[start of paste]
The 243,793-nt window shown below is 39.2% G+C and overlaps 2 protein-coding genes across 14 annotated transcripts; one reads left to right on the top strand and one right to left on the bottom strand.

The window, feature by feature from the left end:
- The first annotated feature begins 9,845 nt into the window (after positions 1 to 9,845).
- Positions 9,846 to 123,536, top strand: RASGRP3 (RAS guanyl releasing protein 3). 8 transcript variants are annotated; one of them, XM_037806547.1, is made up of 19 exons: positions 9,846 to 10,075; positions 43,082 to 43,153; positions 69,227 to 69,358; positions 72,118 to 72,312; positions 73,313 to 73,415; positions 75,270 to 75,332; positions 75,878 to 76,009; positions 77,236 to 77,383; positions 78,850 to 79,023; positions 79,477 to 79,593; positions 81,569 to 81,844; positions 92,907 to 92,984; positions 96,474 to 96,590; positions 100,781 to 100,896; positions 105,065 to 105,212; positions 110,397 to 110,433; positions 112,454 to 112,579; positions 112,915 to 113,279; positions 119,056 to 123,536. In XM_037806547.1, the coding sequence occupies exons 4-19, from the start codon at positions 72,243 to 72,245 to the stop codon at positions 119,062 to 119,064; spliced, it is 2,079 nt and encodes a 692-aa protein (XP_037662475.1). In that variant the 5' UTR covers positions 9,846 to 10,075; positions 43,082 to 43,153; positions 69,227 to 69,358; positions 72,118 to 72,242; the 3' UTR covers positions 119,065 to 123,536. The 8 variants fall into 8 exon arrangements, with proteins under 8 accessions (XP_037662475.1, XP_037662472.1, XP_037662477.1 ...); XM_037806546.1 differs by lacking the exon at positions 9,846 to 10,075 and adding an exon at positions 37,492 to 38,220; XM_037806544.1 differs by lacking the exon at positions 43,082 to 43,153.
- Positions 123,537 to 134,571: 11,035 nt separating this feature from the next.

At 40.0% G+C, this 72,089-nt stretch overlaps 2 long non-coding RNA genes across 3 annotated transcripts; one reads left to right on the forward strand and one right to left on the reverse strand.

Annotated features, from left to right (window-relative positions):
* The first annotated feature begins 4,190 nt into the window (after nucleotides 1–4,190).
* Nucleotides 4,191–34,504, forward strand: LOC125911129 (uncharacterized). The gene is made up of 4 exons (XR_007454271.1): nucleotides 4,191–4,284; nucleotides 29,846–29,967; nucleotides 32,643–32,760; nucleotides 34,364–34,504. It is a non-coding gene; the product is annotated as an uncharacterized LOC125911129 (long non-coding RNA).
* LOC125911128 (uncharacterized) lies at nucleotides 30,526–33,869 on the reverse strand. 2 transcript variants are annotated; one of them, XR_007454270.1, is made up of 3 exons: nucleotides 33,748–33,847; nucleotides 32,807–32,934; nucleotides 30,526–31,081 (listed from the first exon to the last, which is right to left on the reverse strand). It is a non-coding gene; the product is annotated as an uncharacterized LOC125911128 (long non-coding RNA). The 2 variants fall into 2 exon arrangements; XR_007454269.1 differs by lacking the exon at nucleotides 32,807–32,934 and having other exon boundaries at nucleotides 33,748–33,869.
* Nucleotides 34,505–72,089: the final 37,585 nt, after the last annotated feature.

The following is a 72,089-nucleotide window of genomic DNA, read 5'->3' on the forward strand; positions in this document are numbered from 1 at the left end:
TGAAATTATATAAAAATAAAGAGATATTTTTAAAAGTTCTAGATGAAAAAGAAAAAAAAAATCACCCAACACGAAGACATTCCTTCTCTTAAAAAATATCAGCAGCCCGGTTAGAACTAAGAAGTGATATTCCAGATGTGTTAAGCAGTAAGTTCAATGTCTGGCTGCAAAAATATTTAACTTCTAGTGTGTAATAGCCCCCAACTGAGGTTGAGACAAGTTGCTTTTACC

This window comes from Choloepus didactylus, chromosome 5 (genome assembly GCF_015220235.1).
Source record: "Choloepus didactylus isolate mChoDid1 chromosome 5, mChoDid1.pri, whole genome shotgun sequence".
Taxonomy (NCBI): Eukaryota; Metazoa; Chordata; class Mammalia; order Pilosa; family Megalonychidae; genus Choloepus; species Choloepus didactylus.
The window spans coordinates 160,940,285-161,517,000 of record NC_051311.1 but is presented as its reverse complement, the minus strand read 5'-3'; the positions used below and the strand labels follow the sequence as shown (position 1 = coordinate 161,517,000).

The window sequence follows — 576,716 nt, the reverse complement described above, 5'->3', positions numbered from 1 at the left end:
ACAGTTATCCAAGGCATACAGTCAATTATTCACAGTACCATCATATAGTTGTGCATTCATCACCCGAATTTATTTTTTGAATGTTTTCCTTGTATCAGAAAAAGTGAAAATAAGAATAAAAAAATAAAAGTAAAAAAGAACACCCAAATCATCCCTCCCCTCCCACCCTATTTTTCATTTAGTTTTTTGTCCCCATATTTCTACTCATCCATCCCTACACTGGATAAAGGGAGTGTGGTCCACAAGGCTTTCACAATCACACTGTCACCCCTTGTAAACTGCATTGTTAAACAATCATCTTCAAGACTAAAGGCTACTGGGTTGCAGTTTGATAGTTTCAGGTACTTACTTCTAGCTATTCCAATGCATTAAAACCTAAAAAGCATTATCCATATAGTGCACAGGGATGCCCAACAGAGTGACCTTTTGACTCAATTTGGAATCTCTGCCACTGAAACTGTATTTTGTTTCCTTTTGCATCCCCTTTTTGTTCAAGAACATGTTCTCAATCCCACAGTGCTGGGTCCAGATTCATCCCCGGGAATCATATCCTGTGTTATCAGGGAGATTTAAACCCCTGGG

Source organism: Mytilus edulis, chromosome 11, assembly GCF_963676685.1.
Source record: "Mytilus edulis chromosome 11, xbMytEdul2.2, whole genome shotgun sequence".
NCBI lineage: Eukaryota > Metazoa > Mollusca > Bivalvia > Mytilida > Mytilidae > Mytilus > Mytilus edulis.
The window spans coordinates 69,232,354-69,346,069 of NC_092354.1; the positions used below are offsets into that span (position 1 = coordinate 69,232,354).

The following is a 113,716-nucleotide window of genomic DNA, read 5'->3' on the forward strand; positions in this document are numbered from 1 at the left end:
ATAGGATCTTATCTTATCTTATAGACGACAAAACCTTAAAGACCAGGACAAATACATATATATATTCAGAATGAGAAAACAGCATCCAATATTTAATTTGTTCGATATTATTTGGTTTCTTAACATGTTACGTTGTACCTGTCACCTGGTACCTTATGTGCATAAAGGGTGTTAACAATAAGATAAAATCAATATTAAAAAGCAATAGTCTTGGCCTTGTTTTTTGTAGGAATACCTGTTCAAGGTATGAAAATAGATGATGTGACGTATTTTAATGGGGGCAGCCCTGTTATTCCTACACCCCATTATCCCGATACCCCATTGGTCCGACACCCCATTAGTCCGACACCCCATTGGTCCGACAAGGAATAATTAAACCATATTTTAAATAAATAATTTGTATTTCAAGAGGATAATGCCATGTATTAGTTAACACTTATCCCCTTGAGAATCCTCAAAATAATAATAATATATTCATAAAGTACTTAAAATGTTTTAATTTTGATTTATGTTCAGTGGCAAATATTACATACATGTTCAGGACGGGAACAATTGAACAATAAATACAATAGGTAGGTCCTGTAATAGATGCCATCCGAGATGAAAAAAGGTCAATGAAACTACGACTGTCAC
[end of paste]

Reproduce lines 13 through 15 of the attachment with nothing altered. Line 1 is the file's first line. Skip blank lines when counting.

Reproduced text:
TGAAATTATATAAAAATAAAGAGATATTTTTAAAAGTTCTAGATGAAAAAGAAAAAAAAAATCACCCAACACGAAGACATTCCTTCTCTTAAAAAATATCAGCAGCCCGGTTAGAACTAAGAAGTGATATTCCAGATGTGTTAAGCAGTAAGTTCAATGTCTGGCTGCAAAAATATTTAACTTCTAGTGTGTAATAGCCCCCAACTGAGGTTGAGACAAGTTGCTTTTACC

This window comes from Choloepus didactylus, chromosome 5 (genome assembly GCF_015220235.1).
Source record: "Choloepus didactylus isolate mChoDid1 chromosome 5, mChoDid1.pri, whole genome shotgun sequence".